4. Steer clear of crusty or hard foods for the first day or two. Ice cream, yogurt, and other soft foods are ideal as your gums will be tender.

5. Dental implants are a relatively straightforward oral procedure. Many people take time off from work to have dental implant surgery, and then return to regular activities. However, if you are feeling any pain or discomfort, there is nothing wrong with taking the day off, relaxing, and putting your feet up.

There is typically no severe post-operative pain with dental implants. When most people return for a follow-up appointment about two weeks later, they often say that getting a dental implant was one of the least painful procedures they’ve experienced.

The Intriguing History of Halloween

October 27th, 2015

Halloween is fast approaching, and Dr. Juli Powell and Dr. Ada Tiller wanted to be sure to wish our patients a happy day, no matter how you might celebrate this holiday. The Halloween that is familiar to most people today bears little resemblance to the original Halloween; back in the "old days" it wasn't even called Halloween!

Festival of the Dead

Halloween started out as a Celtic festival of the dead that honored departed loved ones and signified a change in the cycle of the seasons. The Celtic people viewed Halloween, then called "Samhain," as a very special day – almost like our New Years day in fact, as their new calendar year began on November 1st. Samhain was the last day of autumn, so it was the time to harvest the last of the season's crops, store food away for winter, and situate livestock comfortably for the upcoming cold weather. The Celts believed that during this day, the last day of winter, the veil between this world and the spirit world is the thinnest, and that the living could communicate with departed loved ones most effectively on Samhain due to this.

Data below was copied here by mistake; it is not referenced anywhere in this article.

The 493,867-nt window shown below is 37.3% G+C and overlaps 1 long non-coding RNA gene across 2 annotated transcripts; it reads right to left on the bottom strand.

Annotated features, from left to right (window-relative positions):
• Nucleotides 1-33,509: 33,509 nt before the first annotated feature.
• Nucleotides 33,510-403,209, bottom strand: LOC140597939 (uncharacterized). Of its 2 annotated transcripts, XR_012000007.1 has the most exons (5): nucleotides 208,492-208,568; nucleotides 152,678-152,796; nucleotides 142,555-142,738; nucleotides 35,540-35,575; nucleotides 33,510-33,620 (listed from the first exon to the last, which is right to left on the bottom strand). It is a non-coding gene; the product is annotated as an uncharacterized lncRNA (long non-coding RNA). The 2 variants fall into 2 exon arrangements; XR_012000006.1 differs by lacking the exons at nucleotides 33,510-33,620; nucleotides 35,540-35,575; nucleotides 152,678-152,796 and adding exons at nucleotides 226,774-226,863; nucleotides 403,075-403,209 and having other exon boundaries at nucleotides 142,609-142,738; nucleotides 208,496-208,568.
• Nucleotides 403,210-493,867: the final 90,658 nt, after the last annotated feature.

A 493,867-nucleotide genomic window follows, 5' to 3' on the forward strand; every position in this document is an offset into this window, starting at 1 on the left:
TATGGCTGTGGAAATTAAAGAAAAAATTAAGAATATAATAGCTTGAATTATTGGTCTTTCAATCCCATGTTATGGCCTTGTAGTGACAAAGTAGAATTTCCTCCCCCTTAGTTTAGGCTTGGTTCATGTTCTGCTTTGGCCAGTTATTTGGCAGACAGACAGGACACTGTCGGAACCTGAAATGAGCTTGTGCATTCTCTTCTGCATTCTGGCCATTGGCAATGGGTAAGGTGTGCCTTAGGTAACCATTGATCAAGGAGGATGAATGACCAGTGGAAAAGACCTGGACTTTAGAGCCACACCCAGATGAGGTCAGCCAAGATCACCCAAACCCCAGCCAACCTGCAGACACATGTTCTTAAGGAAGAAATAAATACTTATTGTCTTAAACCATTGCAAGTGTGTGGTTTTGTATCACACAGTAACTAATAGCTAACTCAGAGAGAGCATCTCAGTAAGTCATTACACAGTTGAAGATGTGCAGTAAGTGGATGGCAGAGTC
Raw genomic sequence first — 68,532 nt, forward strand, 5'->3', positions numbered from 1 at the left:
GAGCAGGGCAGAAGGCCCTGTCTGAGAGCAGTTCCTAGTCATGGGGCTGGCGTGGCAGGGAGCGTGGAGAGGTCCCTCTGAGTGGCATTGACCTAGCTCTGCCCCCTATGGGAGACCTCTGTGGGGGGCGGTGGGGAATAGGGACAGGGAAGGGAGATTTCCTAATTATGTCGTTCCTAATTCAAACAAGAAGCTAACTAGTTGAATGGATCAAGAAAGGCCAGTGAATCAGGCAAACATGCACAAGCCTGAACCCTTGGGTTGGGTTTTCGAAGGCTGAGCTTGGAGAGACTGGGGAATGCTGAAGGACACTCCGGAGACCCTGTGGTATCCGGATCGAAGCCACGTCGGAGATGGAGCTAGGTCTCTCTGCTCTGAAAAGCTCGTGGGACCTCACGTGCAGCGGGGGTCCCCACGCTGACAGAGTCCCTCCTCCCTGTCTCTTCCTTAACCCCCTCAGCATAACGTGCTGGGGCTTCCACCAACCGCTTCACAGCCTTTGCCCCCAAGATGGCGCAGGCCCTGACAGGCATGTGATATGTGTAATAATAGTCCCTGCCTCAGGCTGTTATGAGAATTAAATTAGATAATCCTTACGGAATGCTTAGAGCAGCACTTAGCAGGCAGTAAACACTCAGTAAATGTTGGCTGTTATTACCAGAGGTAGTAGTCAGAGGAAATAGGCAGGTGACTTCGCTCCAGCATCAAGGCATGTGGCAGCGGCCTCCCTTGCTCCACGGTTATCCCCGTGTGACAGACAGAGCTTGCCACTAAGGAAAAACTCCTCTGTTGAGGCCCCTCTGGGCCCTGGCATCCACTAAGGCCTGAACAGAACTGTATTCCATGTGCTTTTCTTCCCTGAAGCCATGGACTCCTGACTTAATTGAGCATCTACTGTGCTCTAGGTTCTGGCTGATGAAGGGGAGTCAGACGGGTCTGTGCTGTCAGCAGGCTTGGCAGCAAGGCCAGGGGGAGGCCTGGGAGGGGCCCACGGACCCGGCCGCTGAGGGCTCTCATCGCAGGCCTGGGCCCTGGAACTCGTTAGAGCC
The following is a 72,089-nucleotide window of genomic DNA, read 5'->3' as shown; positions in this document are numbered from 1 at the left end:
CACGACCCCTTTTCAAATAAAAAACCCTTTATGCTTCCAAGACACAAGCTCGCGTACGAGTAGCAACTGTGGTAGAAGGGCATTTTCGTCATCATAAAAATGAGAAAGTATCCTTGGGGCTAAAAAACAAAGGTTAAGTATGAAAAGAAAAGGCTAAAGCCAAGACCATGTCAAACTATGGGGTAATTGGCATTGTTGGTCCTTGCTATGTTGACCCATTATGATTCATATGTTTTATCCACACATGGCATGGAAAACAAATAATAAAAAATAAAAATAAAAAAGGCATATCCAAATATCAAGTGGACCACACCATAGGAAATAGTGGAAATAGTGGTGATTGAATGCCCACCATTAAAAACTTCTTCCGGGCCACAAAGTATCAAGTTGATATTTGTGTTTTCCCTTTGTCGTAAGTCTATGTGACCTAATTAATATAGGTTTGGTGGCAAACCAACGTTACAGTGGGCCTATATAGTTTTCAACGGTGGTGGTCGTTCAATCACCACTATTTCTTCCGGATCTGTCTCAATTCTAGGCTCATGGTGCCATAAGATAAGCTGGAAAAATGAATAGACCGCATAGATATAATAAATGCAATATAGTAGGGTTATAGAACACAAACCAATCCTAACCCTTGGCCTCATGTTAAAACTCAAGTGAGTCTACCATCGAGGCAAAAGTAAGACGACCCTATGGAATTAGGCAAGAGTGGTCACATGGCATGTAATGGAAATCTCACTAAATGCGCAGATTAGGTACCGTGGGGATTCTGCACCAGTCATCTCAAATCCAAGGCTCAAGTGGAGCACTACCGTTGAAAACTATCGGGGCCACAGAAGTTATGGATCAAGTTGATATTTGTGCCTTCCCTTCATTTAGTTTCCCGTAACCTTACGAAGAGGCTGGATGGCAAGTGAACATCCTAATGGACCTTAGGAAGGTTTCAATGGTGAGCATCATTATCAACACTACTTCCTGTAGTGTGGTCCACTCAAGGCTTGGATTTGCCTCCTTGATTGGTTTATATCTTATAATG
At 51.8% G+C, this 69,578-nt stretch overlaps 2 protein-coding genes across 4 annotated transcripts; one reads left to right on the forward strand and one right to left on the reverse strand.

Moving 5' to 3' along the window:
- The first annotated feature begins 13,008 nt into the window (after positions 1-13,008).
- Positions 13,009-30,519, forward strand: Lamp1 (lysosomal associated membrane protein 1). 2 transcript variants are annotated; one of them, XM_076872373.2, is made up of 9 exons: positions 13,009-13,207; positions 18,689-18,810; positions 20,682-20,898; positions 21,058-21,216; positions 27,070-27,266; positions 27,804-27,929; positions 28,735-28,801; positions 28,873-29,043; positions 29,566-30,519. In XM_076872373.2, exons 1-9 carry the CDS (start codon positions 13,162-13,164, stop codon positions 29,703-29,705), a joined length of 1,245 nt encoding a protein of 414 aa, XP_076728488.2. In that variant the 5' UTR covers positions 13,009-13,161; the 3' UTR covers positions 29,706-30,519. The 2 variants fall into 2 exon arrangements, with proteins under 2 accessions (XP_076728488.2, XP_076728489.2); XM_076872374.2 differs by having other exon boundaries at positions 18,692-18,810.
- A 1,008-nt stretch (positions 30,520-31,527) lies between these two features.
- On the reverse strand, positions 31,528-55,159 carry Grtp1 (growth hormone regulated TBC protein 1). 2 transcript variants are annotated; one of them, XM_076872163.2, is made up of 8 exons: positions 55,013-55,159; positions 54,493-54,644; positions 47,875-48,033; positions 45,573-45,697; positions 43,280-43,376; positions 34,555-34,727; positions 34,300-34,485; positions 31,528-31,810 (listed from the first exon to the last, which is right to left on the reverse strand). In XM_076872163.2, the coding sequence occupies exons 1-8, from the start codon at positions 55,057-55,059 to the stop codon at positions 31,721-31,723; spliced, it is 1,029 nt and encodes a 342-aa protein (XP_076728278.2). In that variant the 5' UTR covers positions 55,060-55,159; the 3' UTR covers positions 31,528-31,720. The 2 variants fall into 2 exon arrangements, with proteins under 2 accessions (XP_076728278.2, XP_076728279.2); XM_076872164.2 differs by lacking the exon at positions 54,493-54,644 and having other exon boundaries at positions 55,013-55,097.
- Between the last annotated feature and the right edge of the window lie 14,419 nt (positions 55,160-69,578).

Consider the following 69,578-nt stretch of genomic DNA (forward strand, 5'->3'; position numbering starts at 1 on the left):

Modern Halloween

Halloween as we know it today started because Christian missionaries were working to convert the Celtic people to Christianity. The Celts believed in religious concepts that were not supported by the Christian church, and these practices, which stemmed from Druidism, were perceived by the Christian church as being "devil worship" and dangerous.

When Pope Gregory the First instructed his missionaries to work at converting the Pagan people, he told them to try to incorporate some of the Pagan practices into Christian practices in a limited way. This meant that November 1st became "All Saints Day," which allowed Pagan people to still celebrate a beloved holiday without violating Christian beliefs.

Today, Halloween has evolved into a day devoted purely to fun, candy, and kids. What a change from its origins! We encourage all of our patients to have fun during the holiday, but be safe with the treats. Consider giving apples or fruit roll-ups to the kids instead of candy that is potentially damaging to the teeth and gums.

Remind kids to limit their candy and brush after eating it! Sweets can cause major tooth decay and aggrivate gum disease, so to avoid extra visits to our Austin, TX office, make your Halloween a safe one!

Alleviate Tooth Sensitivity

October 20th, 2015

If a sip of ice water, spoonful of ice cream, or piping hot latte is enough to send shivers up your spine from tooth sensitivity, be assured you are not alone. It’s estimated that as many as one in eight adults suffers from tooth sensitivity.

What causes sensitive teeth?

Some of the causes of tooth sensitivity include brushing too hard, a cracked tooth, receding gums, periodontal disease, tooth bleaching, or other conditions that expose the sensitive roots of your teeth. For example, brushing too aggressively can injure your gums, and lead to exposed roots and tooth sensitivity.